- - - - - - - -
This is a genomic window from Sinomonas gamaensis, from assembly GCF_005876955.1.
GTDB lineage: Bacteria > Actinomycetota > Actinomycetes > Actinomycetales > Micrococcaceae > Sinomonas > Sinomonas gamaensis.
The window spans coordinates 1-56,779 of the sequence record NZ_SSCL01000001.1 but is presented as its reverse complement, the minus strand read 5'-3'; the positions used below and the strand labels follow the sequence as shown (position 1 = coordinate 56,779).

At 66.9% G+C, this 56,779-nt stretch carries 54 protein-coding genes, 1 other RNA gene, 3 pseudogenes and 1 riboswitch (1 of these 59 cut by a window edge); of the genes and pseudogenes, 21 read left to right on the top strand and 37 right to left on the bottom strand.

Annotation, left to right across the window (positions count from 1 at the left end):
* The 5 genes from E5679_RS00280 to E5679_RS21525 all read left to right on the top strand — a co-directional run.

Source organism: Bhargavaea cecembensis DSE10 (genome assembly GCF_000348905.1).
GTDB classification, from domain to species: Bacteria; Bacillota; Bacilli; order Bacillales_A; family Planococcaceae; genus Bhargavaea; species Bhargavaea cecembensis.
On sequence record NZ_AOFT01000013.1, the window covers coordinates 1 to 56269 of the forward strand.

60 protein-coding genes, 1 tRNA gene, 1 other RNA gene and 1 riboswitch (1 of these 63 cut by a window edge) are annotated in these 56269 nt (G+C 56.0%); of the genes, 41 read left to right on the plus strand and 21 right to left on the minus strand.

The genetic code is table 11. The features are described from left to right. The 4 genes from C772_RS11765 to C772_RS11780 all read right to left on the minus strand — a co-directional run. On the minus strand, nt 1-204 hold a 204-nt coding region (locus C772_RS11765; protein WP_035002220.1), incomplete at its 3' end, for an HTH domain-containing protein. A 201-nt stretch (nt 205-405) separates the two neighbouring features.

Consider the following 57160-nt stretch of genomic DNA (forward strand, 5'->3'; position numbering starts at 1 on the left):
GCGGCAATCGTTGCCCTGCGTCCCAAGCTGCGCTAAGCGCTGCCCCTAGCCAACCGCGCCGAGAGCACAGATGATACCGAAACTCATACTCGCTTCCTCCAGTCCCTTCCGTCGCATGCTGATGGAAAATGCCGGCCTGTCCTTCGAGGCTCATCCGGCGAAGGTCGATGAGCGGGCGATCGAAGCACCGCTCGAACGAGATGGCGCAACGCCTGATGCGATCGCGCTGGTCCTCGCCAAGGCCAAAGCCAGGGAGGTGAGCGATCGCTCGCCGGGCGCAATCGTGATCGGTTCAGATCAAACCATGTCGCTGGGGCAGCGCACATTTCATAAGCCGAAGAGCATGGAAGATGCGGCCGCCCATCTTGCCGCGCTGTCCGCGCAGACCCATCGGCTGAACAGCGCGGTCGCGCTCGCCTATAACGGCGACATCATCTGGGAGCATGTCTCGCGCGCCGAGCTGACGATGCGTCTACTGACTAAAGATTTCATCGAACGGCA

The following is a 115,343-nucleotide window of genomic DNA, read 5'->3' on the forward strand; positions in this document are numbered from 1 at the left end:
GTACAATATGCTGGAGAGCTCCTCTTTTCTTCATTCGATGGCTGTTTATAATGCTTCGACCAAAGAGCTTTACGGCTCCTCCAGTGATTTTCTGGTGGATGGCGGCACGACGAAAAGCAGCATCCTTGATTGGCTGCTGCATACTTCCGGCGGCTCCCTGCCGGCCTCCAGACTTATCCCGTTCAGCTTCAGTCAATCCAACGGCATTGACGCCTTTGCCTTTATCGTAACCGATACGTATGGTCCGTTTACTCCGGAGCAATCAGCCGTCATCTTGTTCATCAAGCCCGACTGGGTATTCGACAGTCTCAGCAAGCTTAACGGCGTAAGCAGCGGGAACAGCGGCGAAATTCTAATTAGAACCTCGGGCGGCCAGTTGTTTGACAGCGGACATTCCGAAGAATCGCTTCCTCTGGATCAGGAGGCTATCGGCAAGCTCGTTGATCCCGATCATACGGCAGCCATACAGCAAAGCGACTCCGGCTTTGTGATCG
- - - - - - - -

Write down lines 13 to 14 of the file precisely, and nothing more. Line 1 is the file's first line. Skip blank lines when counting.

GCGGCAATCGTTGCCCTGCGTCCCAAGCTGCGCTAAGCGCTGCCCCTAGCCAACCGCGCCGAGAGCACAGATGATACCGAAACTCATACTCGCTTCCTCCAGTCCCTTCCGTCGCATGCTGATGGAAAATGCCGGCCTGTCCTTCGAGGCTCATCCGGCGAAGGTCGATGAGCGGGCGATCGAAGCACCGCTCGAACGAGATGGCGCAACGCCTGATGCGATCGCGCTGGTCCTCGCCAAGGCCAAAGCCAGGGAGGTGAGCGATCGCTCGCCGGGCGCAATCGTGATCGGTTCAGATCAAACCATGTCGCTGGGGCAGCGCACATTTCATAAGCCGAAGAGCATGGAAGATGCGGCCGCCCATCTTGCCGCGCTGTCCGCGCAGACCCATCGGCTGAACAGCGCGGTCGCGCTCGCCTATAACGGCGACATCATCTGGGAGCATGTCTCGCGCGCCGAGCTGACGATGCGTCTACTGACTAAAGATTTCATCGAACGGCA

The following is a 115,343-nucleotide window of genomic DNA, read 5'->3' on the forward strand; positions in this document are numbered from 1 at the left end: